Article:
Steiner held that State and economy, given increased separateness through a self-organizing and voluntarily more cooperative economic life, can increasingly check, balance, and correct each other for the sake of continual human progress. In Steiner's view, the place of the State, vis-a-vis the self-organizing, cooperative economy, is not to own the economy or run it, but to regulate/deregulate it, enforce laws, and protect human rights as determined by the state's open democratic process. Steiner emphasized that none of these proposals would be successful unless the cultural sphere of society maintained and increased its own freedom and autonomy vis-a-vis economic and State power. Nothing would work without spiritual, cultural, and educational freedom.
Economic support for culture
A central idea in social threefolding is that the economic sphere should donate funds to support cultural and educational institutions that are independent of the State. As businesses become profitable through the exercise of creativity and inspiration, and a society's culture is a key source of its creativity and inspiration, returning a portion of the profits made by business to independent cultural initiatives can act as a kind of seed money to stimulate further creative growth.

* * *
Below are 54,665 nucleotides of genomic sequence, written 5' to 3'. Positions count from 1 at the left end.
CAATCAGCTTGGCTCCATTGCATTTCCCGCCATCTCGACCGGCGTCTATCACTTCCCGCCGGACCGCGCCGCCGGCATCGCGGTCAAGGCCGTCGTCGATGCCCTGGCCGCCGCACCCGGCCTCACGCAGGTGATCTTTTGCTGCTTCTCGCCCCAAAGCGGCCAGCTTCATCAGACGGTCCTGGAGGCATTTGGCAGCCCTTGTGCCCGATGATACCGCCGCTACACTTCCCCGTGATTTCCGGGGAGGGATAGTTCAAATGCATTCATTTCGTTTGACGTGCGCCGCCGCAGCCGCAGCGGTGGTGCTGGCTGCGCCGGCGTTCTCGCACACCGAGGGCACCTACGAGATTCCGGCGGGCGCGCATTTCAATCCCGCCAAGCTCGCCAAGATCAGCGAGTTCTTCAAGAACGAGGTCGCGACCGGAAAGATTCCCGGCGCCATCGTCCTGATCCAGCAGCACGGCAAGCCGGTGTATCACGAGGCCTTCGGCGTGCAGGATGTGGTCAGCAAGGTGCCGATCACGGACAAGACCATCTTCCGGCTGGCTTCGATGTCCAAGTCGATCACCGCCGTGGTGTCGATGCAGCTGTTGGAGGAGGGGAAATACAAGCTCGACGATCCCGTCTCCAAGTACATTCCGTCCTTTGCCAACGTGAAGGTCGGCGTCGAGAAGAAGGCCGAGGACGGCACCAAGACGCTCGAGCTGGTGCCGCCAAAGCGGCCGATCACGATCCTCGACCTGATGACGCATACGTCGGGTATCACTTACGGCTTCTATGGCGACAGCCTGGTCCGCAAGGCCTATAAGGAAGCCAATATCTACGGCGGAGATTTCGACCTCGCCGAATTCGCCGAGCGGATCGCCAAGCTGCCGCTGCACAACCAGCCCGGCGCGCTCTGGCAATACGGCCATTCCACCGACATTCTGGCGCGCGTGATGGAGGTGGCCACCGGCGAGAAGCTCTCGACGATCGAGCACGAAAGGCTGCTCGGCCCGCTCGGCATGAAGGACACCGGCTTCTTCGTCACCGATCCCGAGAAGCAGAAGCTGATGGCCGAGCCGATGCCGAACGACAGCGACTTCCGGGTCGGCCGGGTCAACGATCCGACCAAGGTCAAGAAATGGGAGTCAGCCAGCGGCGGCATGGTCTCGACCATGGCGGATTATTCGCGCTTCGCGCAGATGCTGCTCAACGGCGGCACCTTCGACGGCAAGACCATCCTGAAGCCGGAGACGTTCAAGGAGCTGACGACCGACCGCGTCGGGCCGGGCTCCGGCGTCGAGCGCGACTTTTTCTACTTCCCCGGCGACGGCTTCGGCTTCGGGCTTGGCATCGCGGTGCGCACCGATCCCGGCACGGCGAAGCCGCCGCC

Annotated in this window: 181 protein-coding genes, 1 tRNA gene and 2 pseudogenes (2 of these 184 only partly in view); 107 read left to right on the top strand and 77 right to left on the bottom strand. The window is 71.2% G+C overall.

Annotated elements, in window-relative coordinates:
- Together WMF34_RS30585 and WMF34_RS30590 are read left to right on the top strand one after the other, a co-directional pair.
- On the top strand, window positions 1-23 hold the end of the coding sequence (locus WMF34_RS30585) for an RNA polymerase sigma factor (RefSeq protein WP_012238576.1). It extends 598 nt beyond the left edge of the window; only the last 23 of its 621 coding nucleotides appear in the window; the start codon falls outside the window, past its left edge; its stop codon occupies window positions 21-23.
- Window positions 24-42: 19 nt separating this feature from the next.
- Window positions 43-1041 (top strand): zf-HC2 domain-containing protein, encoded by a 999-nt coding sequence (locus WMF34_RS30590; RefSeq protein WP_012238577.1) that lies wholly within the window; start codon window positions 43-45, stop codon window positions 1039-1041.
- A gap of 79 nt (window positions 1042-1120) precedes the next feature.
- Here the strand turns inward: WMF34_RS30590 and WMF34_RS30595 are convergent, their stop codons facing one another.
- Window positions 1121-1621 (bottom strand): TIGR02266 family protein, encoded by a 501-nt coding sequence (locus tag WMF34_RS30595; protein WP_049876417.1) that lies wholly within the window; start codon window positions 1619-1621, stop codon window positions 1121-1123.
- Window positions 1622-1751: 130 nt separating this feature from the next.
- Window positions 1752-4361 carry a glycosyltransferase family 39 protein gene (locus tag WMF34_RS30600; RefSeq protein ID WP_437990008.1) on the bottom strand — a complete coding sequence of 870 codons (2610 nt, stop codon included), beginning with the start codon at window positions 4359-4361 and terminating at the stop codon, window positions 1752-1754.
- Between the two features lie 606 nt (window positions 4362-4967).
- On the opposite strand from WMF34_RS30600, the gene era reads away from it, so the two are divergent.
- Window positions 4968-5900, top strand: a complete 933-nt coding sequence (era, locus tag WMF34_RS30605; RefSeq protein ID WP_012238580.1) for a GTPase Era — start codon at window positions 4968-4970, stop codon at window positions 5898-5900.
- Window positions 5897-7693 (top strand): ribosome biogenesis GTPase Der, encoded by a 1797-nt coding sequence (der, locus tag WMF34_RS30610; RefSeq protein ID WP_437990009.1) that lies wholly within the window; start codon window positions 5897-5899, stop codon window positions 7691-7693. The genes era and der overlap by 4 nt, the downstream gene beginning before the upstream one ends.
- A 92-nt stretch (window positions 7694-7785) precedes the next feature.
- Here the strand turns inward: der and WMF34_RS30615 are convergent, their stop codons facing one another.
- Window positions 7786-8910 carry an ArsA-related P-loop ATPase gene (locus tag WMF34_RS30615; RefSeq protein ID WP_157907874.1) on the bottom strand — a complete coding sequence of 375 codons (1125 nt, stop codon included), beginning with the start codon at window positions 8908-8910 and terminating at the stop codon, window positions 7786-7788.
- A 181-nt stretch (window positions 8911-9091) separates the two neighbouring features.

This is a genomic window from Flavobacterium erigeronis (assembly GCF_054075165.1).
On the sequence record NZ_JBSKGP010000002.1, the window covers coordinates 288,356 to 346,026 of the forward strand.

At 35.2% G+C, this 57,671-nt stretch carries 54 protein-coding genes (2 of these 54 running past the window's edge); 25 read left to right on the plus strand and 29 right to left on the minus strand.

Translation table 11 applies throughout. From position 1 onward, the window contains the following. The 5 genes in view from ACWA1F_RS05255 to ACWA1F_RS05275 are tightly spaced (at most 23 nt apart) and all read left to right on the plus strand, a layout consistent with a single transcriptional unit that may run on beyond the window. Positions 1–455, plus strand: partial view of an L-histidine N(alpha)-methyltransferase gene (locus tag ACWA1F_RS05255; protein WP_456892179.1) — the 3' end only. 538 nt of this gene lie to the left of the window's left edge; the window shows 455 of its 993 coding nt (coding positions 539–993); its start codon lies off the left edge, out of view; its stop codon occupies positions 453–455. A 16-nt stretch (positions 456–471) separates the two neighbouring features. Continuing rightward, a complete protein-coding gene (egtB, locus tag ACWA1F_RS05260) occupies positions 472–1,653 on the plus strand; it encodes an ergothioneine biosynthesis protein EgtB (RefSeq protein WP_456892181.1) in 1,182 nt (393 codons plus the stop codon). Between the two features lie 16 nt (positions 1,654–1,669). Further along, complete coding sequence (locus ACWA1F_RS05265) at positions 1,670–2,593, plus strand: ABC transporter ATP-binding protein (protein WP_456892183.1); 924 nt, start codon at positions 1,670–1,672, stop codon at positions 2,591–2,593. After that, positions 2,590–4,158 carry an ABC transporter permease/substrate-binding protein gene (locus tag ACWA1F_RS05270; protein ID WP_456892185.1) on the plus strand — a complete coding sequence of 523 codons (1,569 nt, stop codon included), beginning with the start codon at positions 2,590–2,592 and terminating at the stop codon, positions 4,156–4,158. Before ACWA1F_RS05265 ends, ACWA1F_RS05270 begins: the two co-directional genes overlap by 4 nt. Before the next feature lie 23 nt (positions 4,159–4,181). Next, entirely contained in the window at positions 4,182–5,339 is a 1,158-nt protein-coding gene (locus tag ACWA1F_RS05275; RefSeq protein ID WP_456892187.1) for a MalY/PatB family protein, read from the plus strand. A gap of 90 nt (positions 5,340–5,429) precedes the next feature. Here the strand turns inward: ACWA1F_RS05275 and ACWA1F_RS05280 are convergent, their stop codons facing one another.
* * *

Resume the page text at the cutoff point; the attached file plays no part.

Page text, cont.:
In this view, taxes sometimes serve as an unhealthy form of forced donation which artificially redirect businesses' profits. Since taxes are controlled by the state, cultural initiatives supported by taxes readily fall under government control, rather than retaining their independence. Steiner believed in educational freedom and choice, and one of his ideals was that the economic sector might eventually create scholarship funds that would permit all families to choose freely from (and set up) a wide variety of independent, non-government schools for their children.
Education's relation to the state and the economy
For Steiner, separation of the cultural sphere from the political and economic spheres meant education should be available to all children regardless of the ability of families to pay for it and, from kindergarten through high school, should be provided for by private and|or state scholarships that a family could direct to the school of its choice. Steiner was a supporter of educational freedom, but was flexible, and understood that a few legal restrictions on schools (such as health and safety laws), provided they were kept to an absolute minimum, would be necessary and justified.